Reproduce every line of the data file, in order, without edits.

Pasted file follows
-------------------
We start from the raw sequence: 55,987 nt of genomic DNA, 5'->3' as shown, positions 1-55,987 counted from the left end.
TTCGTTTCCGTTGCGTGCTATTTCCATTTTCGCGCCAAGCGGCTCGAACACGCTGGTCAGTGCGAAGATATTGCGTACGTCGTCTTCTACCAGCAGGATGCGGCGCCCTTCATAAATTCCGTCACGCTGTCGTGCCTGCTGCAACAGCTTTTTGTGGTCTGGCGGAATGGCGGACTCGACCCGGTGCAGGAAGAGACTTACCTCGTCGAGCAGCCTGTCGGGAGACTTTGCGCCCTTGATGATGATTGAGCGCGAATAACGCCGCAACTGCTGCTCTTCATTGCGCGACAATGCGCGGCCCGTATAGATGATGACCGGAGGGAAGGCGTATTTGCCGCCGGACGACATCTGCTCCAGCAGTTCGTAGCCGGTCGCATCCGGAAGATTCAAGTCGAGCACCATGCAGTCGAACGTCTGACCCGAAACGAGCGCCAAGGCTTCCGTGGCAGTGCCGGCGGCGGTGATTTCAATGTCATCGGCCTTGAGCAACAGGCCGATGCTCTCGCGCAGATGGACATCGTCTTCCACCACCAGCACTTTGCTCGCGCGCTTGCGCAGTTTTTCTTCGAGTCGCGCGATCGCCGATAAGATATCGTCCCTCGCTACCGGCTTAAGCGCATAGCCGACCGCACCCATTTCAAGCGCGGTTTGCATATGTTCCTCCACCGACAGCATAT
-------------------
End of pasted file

We start from the raw sequence: 55,987 nt of genomic DNA, 5'->3' as shown, positions 1-55,987 counted from the left end.
TTCGTTTCCGTTGCGTGCTATTTCCATTTTCGCGCCAAGCGGCTCGAACACGCTGGTCAGTGCGAAGATATTGCGTACGTCGTCTTCTACCAGCAGGATGCGGCGCCCTTCATAAATTCCGTCACGCTGTCGTGCCTGCTGCAACAGCTTTTTGTGGTCTGGCGGAATGGCGGACTCGACCCGGTGCAGGAAGAGACTTACCTCGTCGAGCAGCCTGTCGGGAGACTTTGCGCCCTTGATGATGATTGAGCGCGAATAACGCCGCAACTGCTGCTCTTCATTGCGCGACAATGCGCGGCCCGTATAGATGATGACCGGAGGGAAGGCGTATTTGCCGCCGGACGACATCTGCTCCAGCAGTTCGTAGCCGGTCGCATCCGGAAGATTCAAGTCGAGCACCATGCAGTCGAACGTCTGACCCGAAACGAGCGCCAAGGCTTCCGTGGCAGTGCCGGCGGCGGTGATTTCAATGTCATCGGCCTTGAGCAACAGGCCGATGCTCTCGCGCAGATGGACATCGTCTTCCACCACCAGCACTTTGCTCGCGCGCTTGCGCAGTTTTTCTTCGAGTCGCGCGATCGCCGATAAGATATCGTCCCTCGCTACCGGCTTAAGCGCATAGCCGACCGCACCCATTTCAAGCGCGGTTTGCATATGTTCCTCCACCGACAGCATAT